Proceeds of Crime Act

The Proceeds of Crime Act 2002 (‘POCA’) sets out the legislative scheme for the recovery of criminal assets. If the Prosecution believe that a defendant has benefitted financially from their crime, they will begin confiscation proceedings against them. The purpose of the proceedings is to ensure that a defendant does not benefit from the proceeds of their crime by ordering them to repay any proceeds of crime. If the court decides that the defendant has benefitted from their crime, they will determine the amount of benefit as well as the defendant’s available assets and will make an order accordingly.

Confiscation Proceedings are complex and the sole aim is to deprive the defendant of any criminal benefit. The Prosecution’s approach can be seen draconian and unfair to a defendant.                               

Proceedings are commenced following a criminal conviction.  The burden falls on the defendant to establish the legitimacy of their assets in the face of prosecution assertions and statutory assumptions. This often requires a meticulous and careful analysis of bank statements and financial documentation leading often to the instruction of forensic accountants.

The ‘benefit’ is calculated by the Prosecution allocated Financial Investigator who will assert a figure based on the specific value of the criminality and/or criminal lifestyle. In calculating the benefit figure he will undertake an analysis of the defendant’s assets and expenditure over the previous six years.

The Financial Investigator will then consider a defendant’s available assets and calculate a recoverable amount which must be paid within a specified period and failure to do so will lead to a prison sentence in default.

Financial Investigators are notorious for inflating their assertions in respect of the alleged benefit figure and often grossly exaggerate the value of the assets available to meet the benefit figure.

Our aim is to work skilfully and tirelessly to reduce the benefit figure and provide realistic values on what is actually available to meet a confiscation order. This requires us to methodically examine and aggressively challenge the veracity of the Financial Investigators assertions.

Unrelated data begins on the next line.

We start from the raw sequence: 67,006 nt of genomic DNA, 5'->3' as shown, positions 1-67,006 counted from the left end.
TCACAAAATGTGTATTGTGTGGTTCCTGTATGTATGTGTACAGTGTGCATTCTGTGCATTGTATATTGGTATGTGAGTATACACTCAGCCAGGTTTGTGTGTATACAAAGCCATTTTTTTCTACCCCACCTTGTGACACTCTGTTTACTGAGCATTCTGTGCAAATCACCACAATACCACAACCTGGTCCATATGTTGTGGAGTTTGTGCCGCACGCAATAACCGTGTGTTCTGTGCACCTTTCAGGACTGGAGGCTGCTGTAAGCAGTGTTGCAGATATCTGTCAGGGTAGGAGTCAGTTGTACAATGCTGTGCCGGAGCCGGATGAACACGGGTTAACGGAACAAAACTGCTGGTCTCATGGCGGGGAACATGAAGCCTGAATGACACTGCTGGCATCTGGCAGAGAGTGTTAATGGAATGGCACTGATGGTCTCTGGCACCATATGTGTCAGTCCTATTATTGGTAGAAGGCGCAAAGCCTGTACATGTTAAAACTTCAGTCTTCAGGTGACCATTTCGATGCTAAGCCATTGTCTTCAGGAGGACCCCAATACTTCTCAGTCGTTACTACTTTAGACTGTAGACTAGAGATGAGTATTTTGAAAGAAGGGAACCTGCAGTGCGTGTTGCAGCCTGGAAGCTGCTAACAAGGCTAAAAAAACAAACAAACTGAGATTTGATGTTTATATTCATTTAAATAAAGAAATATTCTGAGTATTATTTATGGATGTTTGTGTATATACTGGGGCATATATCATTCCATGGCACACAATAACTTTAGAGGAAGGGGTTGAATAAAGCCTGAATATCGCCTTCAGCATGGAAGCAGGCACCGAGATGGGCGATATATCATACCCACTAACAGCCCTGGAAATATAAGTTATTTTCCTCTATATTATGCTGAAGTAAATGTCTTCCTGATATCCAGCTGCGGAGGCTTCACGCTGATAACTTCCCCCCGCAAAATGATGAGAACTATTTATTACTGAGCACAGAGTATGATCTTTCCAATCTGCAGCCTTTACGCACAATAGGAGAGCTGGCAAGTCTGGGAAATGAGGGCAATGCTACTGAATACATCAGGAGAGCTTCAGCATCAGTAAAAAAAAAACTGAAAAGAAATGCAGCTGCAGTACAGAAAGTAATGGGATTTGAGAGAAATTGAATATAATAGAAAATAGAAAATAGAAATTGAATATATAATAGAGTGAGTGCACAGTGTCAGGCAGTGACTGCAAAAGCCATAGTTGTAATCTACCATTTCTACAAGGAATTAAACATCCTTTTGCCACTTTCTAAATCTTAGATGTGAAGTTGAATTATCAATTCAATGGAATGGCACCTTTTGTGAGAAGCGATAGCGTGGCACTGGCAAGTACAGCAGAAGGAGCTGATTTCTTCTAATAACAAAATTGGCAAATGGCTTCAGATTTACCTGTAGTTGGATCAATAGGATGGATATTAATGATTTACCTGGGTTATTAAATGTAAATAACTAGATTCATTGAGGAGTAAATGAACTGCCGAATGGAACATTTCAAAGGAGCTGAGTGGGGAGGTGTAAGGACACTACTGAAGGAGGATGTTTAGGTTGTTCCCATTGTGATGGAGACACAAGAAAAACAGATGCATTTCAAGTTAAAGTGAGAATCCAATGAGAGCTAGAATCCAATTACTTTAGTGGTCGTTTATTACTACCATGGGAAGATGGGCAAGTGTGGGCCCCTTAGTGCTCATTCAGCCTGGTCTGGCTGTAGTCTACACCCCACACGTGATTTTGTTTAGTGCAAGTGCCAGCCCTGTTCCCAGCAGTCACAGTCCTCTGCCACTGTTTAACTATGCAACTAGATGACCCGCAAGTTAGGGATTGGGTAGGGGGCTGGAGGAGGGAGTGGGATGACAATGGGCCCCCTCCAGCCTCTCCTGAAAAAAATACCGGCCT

Even if a prison default term is served, the amount owed is not extinguished and remains payable with interest accruing. The confiscation amount and any interest accrued can be pursued indefinitely until it is discharged by full payment.

The defendant can, in exceptional circumstances, apply to the Court for a ‘certificate of inadequacy’ to discharge the order.

It is therefore crucial to have an experienced solicitor to prepare your defence strategy. Our confiscation solicitors will analyse your case in detail and will work to ensure that the end result is as fair and proportionate as possible.

Third Party

A person who is deemed to be a ‘third party’ such as a spouse, cohabitee, associate or business party will often also require legal representation.

The Serious and Organised Crime Strategy set out a number of proposals to strengthen POCA in an effort to combat issues in relation to third parties. Legislation has been implemented to ensure that assets could not be hidden with spouses, associates or other third parties. The Serious Crime Act 2015 seeks to give effect to this strategy.

This means that the only way a third party might otherwise assert an interest in property is to be called as a witness by the defendant in the course of the confiscation hearing itself.

The Serious Crime Act 2015 allows the Crown Court to make a determination as to the extent of a defendant’s interest in particular property. Given that such a determination will also determine the extent if any of a third party’s interest in that property the Act affords the latter a right to make representations as to the extent of their asserted interest.

Third party’s may be adversely affected by confiscation proceedings even though they have not been involved in any criminal activity.

Our aim is to protect their interests in such situations and to do all we can to protect their assets.

Restraint and Cash Seizures

The Proceeds of Crime Act 2002 (‘POCA’) enables the Prosecution to freeze an individual’s assets. They do so by applying to the court for a Restraint Order. A Restraint Order will freeze property that may be subsequently confiscated. If you are served with a Restraint Order, you will need to receive specialist legal advice as a response will usually be required.

Non-conviction Based Asset Recovery

POCA allows for non-conviction based asset recovery where assets can be pursued by the authorities despite there being no criminal proceedings or conviction. Examples of this include civil recovery, cash forfeiture, forfeiture of certain personal (or moveable) property and forfeiture of money held in bank and building society accounts.

You may be subject to an unexplained wealth investigation and are required to attend an interview compelled by Disclosure Orders. The Criminal Finances Act 2017 gives enforcement agencies such as the National Crime Agency, HM Revenue and Customs, the Financial Conduct Authority and the Serious Fraud Office new investigative powers. The Act gives the High Court the power to grant an Unexplained Wealth Order where there is a suspicion that an asset could not have been purchased using lawfully obtained income.

If you face civil asset recovery proceedings then you need expert advice which our specialist team is able to offer.

To contact our confisacation team, please phone our office on 0207 281 1001.  You can also email us at